Running Head: The History of Aerodynamics in Aviation

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The History of Aerodynamics in Aviation Joseph A Cooper #22002407 Liberty University

The History of Aerodynamics in Aviation Abstract This paper explores the roles of various men throughout history who had an impact on modern aerodynamics. Since aerodynamics is a sub branch of physics, the paper begins with some of the first physicists and progresses as more knowledge is attributed to mechanics, dynamics, fluid flow, and aerodynamics respectively. The essay focuses primarily on the factors and advancements in science, mathematics, and experimentation prior to the first powered flight by Orville and Wilbur Wright. Thirteen articles from the congress legislated website Centennial of Flight are referred to as separate sources. The 1998 legislated act provides no date for individual articles thus all articles are cited with the date last updated (August 28, 2009) at the time of research. Much research was conducted for relevant events well aft er the first powered flight (1903) but was excluded from this paper for the sake of brevit y. Keywords: aerodynamics, fluid dynamics, history, aviation, pressure, viscosity, laminar

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The History of Aerodynamics in Aviation The History of Aerodynamics in Aviation Aerodynamics, in its scientific form, is a sub-branch of mechanics. Aerodynamics only emerged in the last 200 years as a result of scientific and technological advances. However, the roots of aerodynamics began more than 2,000 years ago when Greek philosophers first postulated the elements of fluid dynamics. As humanity¶s curiosity and capability increased, theorists began to discover the underlying principles that would later be the scientific foundation of flight characteristics. From concepts to experimentation, from first flight to supersonic flight; many men throughout history had a profound impact on what is considered today as the basis of all flight; aerodynamics. The primary roots of physics go back to the Greek philosopher Aristotle, who over 2,000 years ago proposed the theories of continuum and resistance (Aristotle, 199). Continuum assumed that the mass of a fluid was not divisible, as opposed to atomic structure theory. This would prove valuable in understanding elementary fluid flow concepts such as resistance. In the context of a falling stone, the philosopher said that because of the nature of air, the motion of the force impregnating the air would also produce an upward motion, what is now know as air resistance or drag (Aristotle, 199). Archimedes some 100 years later would utilize Aristotle¶s continuum theory to postulate on the pressures exerted by a fluid on an object. He assumed a fluid would exert an equal pressure across an object if fully submerged. Archimedes stated in his book On Floating Bodies, ³[an object¶s] parts is thrust by the fluid which is above it in a perpendicular direction if the fluid be sunk in anything and compressed by anything else´ (as cited in Heath, 1897, p. 253). Because the fluid exerts an equal pressure on the object Archimedes was also able to consider how a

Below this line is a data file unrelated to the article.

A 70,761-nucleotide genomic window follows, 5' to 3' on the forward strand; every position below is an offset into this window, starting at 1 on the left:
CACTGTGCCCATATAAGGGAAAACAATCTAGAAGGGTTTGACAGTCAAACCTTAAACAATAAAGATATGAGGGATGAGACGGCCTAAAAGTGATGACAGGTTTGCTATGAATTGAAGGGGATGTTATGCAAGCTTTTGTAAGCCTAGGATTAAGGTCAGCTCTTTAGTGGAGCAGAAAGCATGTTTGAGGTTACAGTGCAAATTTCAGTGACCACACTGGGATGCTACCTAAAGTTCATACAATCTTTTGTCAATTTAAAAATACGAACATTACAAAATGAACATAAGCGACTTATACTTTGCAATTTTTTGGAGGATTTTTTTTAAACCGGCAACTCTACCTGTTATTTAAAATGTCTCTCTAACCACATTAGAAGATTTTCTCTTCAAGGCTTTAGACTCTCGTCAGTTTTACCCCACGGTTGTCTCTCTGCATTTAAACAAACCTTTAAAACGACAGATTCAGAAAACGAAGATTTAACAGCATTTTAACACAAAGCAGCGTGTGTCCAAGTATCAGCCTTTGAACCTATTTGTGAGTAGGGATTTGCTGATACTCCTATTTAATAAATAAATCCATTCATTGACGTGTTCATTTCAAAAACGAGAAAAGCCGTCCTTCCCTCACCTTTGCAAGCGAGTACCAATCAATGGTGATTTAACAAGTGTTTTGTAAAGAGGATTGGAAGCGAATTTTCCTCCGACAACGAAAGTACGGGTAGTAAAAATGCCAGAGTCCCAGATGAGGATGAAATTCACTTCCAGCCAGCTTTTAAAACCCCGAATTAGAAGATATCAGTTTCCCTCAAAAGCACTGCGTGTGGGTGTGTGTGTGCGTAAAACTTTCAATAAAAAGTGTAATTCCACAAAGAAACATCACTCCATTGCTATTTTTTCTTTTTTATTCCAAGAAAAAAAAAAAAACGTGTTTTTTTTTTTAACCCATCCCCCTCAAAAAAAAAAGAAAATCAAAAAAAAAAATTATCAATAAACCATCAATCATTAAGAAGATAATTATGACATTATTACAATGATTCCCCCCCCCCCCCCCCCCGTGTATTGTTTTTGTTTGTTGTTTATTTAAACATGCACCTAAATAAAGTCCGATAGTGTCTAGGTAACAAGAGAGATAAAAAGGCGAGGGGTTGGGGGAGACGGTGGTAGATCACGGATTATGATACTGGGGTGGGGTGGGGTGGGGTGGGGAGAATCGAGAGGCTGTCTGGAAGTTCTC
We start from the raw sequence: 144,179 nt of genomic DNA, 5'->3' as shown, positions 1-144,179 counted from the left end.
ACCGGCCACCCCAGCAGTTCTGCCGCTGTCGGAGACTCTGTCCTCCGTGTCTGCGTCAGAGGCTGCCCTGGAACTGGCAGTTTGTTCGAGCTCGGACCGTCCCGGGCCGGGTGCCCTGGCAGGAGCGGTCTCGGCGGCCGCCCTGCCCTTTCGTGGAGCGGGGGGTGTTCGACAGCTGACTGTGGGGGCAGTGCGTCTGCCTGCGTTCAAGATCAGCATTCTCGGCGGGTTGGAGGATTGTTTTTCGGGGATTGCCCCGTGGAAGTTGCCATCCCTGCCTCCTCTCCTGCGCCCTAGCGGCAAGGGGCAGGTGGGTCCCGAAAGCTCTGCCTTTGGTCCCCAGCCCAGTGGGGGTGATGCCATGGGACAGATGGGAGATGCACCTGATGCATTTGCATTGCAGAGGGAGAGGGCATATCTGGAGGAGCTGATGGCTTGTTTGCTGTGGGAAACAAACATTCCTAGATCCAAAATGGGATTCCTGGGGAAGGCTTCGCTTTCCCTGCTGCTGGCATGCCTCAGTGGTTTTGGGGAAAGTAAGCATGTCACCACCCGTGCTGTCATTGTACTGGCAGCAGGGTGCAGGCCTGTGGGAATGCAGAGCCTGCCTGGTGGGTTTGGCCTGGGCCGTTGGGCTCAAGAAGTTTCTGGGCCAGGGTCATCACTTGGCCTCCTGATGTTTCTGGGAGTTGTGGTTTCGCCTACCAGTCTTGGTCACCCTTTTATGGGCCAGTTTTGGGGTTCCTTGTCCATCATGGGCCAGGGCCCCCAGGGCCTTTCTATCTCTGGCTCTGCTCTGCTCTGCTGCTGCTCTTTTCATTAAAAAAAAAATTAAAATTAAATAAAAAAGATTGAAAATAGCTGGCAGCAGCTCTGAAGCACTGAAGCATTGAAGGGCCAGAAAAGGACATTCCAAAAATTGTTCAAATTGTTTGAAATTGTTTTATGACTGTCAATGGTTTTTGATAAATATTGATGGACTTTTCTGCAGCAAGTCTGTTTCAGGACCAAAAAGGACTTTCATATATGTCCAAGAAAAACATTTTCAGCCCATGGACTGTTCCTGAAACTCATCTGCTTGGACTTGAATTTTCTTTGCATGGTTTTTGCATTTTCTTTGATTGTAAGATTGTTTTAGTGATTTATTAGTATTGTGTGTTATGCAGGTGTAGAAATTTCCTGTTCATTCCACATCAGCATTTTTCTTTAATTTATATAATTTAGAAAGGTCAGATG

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The History of Aerodynamics in Aviation pressure gradient may force motion on an object. Though these principles are often taken for granted today, they are the cornerstones of modern aerodynamics. The simple fact that an equal pressure is exerted on an airfoil has a profound impact on the development of lift. Despite numerous myths of flying men and beasts throughout history, it wasn¶t until much later in about 875 A.D. that anyone seriously considered the concept of flight. Ibn Firnas is said to be the first man to attempt to fly the scientific way. Not much is known of the Moorish daredevil but it is very likely that his attempts to fly with a pair of wings resembling a bird inspired two highly influential men of aerodynamics; Otto Lilienthal and Leonardo da Vinci. Leonardo da Vinci is infamous for his many contributions during the European Renaissance. One of which was his treatise called ³Codex on the Flight of Birds´ in which he systematically surveyed the flight and anatomy of flying creatures. Though he likely never flew, he applied his findings to several aircraft designs. Perhaps the most important thing he discovered was related to the physics of flight. Da Vinci said, ³When a bird which is in equilibrium throws the centre of resistance of the wings behind the centre of gravity, then such a bird will descend with its head down´ (as cited in Bradshaw, 1895, para. 4). This is an extremely important distinguishment; the way an aircraft is able to change its direction is by altering either the center of pressure (resistance) or center of gravity. This principle also would be highly used by aviation pioneers in the 19th century such as Otto Lilienthal. Before men could actually test proposals such as a center of pressure they had to understand the more basic concepts such as air resistance. According to Johnston (2009), Galileo Galilei expanded on Archimedes concepts in order to find that the magnitude of